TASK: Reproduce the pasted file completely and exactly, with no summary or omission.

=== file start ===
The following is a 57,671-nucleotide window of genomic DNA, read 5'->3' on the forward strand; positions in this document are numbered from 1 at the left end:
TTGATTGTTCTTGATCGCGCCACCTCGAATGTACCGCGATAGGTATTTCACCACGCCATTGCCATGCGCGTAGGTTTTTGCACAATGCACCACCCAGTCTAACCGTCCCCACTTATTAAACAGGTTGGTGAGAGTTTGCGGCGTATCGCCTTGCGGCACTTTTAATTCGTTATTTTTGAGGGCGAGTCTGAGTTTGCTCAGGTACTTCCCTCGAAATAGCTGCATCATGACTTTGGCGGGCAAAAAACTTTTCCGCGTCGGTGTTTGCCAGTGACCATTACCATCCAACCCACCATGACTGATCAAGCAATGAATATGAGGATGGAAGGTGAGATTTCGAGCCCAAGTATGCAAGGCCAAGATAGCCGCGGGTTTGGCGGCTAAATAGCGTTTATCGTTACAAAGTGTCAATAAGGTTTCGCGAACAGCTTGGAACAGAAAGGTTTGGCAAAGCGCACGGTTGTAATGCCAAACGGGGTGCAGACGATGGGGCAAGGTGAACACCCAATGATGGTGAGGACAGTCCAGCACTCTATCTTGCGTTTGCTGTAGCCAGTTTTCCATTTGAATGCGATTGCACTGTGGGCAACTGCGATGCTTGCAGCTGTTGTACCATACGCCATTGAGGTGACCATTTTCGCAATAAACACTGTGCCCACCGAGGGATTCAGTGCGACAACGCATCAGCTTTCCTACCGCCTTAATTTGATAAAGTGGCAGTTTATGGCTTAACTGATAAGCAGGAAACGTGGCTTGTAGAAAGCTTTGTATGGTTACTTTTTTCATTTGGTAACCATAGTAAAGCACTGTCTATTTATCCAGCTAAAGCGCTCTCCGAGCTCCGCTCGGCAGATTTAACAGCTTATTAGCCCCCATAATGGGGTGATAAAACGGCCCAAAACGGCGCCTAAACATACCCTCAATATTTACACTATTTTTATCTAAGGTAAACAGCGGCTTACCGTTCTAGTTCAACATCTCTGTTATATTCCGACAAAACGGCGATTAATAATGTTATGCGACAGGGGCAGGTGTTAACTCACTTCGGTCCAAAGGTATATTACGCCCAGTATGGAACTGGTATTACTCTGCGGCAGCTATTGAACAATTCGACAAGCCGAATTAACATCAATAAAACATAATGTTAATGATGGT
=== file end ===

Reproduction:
The following is a 57,671-nucleotide window of genomic DNA, read 5'->3' on the forward strand; positions in this document are numbered from 1 at the left end:
TTGATTGTTCTTGATCGCGCCACCTCGAATGTACCGCGATAGGTATTTCACCACGCCATTGCCATGCGCGTAGGTTTTTGCACAATGCACCACCCAGTCTAACCGTCCCCACTTATTAAACAGGTTGGTGAGAGTTTGCGGCGTATCGCCTTGCGGCACTTTTAATTCGTTATTTTTGAGGGCGAGTCTGAGTTTGCTCAGGTACTTCCCTCGAAATAGCTGCATCATGACTTTGGCGGGCAAAAAACTTTTCCGCGTCGGTGTTTGCCAGTGACCATTACCATCCAACCCACCATGACTGATCAAGCAATGAATATGAGGATGGAAGGTGAGATTTCGAGCCCAAGTATGCAAGGCCAAGATAGCCGCGGGTTTGGCGGCTAAATAGCGTTTATCGTTACAAAGTGTCAATAAGGTTTCGCGAACAGCTTGGAACAGAAAGGTTTGGCAAAGCGCACGGTTGTAATGCCAAACGGGGTGCAGACGATGGGGCAAGGTGAACACCCAATGATGGTGAGGACAGTCCAGCACTCTATCTTGCGTTTGCTGTAGCCAGTTTTCCATTTGAATGCGATTGCACTGTGGGCAACTGCGATGCTTGCAGCTGTTGTACCATACGCCATTGAGGTGACCATTTTCGCAATAAACACTGTGCCCACCGAGGGATTCAGTGCGACAACGCATCAGCTTTCCTACCGCCTTAATTTGATAAAGTGGCAGTTTATGGCTTAACTGATAAGCAGGAAACGTGGCTTGTAGAAAGCTTTGTATGGTTACTTTTTTCATTTGGTAACCATAGTAAAGCACTGTCTATTTATCCAGCTAAAGCGCTCTCCGAGCTCCGCTCGGCAGATTTAACAGCTTATTAGCCCCCATAATGGGGTGATAAAACGGCCCAAAACGGCGCCTAAACATACCCTCAATATTTACACTATTTTTATCTAAGGTAAACAGCGGCTTACCGTTCTAGTTCAACATCTCTGTTATATTCCGACAAAACGGCGATTAATAATGTTATGCGACAGGGGCAGGTGTTAACTCACTTCGGTCCAAAGGTATATTACGCCCAGTATGGAACTGGTATTACTCTGCGGCAGCTATTGAACAATTCGACAAGCCGAATTAACATCAATAAAACATAATGTTAATGATGGT